Recently I’ve been asked to review many books, so many in fact that I am able to pick and choose the ones I wish to read, the ones I feel will be most useful to the reader and the ones where there isn’t already an abundance of books on the subject. This book, published by Jessica Kingsley fits all of the above criteria so I’m more than happy to read and review it.
A couple of weeks ago I made a brief announcement on Twitter of my intention to review this book and there was an immediate flurry of interest. So, if you are a parent of a child with a diagnosis of dyslexia this book will just what you’re looking for.
The first thing to say is that although parents are specifically referred to in the title they aren’t the only ones who will find this book useful. School staff including teachers and support staff will also benefit from reading this book. Indeed, there is something for everyone within the pages of this book no matter what level you are at.
When faced with a diagnosis of dyslexia for their child parents are understandably concerned. They may have little information and often the information they do have is made up of several popular myths. They may have no idea how to support their child and certainly no bank of strategies at their finger tips to help them.
This book has been edited by Gillian Ashley and a whole team of authors and contains all the essential information to ease the concerns of parents and provide them with the means to give vital support to their child. The book begins by giving an ‘easy to read’ overview of the brain’s job in terms of reading, writing and long term memory. It also explains the struggle to find a cause for dyslexia and how this has led to different definitions of it.
Chapter three is a very reassuring chapter and explores some of the ever evolving technology available to help the child with dyslexia. This chapter speaks from a personal perspective and shows how success can be achieved and challenges may be overcome with the correct support in place. This chapter also contains some top tips to help the parent to support the child.
Chapter four discusses the indicators of dyslexia and provides some practical checklists about the challenges your child may face. There are also figures shared relating to the number of children and adults with dyslexia which may surprise the reader. Further checklists will help to pinpoint signs of dyslexia at various ages and parents will find these useful when seeking a diagnosis. There are many strengths associated with dyslexia so the reader is alerted to the fact there are some positive aspects to this diagnosis.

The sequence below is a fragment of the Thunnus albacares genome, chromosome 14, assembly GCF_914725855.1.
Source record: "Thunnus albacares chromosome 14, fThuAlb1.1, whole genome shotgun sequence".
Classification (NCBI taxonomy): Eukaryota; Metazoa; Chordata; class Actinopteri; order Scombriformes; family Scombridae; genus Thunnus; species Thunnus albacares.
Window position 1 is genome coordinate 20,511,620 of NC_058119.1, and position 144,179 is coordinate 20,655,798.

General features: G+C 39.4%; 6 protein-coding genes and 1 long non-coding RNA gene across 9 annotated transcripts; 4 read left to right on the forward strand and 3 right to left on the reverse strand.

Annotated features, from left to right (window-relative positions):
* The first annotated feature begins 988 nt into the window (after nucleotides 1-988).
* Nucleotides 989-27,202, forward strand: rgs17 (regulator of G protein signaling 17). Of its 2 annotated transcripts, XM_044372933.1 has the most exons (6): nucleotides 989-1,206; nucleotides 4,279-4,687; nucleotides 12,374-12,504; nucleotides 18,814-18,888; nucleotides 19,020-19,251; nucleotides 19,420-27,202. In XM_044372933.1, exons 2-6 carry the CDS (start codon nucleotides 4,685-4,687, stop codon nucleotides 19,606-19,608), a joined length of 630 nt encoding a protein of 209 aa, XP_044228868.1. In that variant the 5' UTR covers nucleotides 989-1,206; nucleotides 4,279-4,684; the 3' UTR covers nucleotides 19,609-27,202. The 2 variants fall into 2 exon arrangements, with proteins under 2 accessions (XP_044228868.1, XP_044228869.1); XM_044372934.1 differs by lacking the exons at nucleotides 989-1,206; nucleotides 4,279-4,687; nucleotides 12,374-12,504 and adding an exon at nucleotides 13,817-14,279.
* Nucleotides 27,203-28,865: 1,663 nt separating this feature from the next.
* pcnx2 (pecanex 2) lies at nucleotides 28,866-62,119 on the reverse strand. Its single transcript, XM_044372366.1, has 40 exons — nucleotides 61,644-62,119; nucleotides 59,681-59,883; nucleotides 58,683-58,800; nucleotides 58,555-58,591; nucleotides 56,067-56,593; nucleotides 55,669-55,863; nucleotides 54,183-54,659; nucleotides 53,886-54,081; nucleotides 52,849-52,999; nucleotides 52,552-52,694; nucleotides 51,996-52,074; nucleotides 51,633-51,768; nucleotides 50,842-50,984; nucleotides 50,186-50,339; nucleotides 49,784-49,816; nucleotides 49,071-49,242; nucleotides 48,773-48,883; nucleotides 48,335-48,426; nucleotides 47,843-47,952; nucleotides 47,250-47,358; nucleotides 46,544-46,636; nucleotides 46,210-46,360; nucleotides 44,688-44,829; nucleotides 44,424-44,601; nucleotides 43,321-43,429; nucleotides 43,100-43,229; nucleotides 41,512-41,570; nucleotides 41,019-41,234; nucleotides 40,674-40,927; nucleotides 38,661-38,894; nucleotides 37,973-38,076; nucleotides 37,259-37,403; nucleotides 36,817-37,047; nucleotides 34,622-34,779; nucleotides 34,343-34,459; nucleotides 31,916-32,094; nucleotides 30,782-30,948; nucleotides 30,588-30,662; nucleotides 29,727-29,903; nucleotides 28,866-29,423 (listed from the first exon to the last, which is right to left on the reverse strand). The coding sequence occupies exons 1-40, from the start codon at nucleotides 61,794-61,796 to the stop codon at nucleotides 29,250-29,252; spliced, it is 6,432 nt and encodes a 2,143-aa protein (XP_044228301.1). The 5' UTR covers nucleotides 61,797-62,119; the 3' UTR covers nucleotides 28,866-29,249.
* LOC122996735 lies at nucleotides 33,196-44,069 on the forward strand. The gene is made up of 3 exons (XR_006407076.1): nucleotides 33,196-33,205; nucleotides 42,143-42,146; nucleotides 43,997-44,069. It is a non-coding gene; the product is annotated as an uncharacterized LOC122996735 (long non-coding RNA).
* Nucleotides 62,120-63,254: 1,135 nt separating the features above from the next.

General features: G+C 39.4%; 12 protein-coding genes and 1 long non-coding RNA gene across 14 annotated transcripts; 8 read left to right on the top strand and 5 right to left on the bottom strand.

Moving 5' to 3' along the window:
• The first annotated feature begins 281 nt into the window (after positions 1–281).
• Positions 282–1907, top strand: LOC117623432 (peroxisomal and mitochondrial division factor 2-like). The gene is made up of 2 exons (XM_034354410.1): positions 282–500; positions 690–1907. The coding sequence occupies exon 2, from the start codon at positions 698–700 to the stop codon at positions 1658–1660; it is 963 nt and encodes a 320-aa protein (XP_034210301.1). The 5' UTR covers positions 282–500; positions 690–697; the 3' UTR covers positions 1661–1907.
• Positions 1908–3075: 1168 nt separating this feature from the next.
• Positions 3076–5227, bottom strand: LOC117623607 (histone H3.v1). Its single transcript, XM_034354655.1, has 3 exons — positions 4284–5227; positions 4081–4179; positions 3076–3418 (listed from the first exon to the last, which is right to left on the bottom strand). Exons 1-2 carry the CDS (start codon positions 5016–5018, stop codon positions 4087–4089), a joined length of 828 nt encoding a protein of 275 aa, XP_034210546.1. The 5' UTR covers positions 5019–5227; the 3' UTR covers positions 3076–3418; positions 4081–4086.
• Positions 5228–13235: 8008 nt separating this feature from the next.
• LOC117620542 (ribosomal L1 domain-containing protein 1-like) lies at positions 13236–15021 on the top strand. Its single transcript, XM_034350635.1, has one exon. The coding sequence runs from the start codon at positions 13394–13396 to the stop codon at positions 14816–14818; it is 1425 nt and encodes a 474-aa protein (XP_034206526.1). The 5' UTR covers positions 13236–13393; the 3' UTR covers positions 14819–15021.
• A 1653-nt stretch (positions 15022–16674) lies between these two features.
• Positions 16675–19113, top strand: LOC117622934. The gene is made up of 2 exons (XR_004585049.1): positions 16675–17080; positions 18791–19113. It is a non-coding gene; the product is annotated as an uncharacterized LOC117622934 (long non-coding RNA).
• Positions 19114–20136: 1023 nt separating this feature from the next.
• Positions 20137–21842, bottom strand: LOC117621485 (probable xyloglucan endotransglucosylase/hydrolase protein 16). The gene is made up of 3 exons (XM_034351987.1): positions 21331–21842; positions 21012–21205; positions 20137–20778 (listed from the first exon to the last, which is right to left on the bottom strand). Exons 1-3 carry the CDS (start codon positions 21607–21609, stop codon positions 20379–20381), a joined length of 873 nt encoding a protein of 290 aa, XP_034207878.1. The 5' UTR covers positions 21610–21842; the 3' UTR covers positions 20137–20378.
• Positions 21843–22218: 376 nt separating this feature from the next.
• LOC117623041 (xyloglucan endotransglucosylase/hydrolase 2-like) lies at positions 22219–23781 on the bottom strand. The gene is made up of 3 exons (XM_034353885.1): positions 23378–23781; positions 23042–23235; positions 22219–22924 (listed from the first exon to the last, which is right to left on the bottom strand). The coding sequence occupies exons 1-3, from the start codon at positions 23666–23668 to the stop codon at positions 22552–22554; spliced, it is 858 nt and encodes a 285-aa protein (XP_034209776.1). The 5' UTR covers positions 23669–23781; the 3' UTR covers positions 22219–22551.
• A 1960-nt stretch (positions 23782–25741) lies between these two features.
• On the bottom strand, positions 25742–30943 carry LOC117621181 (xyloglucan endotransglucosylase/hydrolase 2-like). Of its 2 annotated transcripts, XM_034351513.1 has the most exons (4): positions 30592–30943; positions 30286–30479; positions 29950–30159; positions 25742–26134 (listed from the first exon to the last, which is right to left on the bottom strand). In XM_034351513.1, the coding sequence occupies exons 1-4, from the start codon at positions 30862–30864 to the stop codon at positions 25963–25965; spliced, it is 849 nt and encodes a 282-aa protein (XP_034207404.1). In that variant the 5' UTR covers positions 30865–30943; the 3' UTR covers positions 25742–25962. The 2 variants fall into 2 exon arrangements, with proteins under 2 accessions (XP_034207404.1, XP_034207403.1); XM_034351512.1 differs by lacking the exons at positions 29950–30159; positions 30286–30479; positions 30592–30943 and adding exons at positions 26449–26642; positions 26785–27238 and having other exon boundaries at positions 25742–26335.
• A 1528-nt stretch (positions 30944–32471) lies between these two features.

Towards the end of the book there is a chapter that discusses the importance of the diagnosis and the impact of this in the classroom. The book explores other aspects of of dyslexia that are often not associated with the condition. This is a particularly useful chapter for parents who might not have answers as to why their child needs help with organising some aspects of their day.
Chapter eight goes on to discuss study skills. This is an interesting and important part of the book for parents. Top tips and strategies are offered which parents will find very helpful when supporting their child with their studies and homework.
The final chapter deals with self esteem. For a young person self esteem is important as it helps them to cope with mistakes they might make. It helps children to try again even in the face of initial failure. Having high self esteem helps children and young people to explore their full potential. As a parent the tips given in this chapter will help with maintaining that high self esteem.
Overall I found this book to be very useful. It’s clear and concise and easy to read. As a parent if you want some top tips, strategies and explanations relating to dyslexia this is the book for you. You won’t spend hours trying to work your way through a complex book full of medical and educational journal. This book is straight to the point which is necessary when faced with a new diagnosis. It’s a dip in and dip out book or you can read from beginning to end. Whichever way you choose to read it, I highly recommend this book.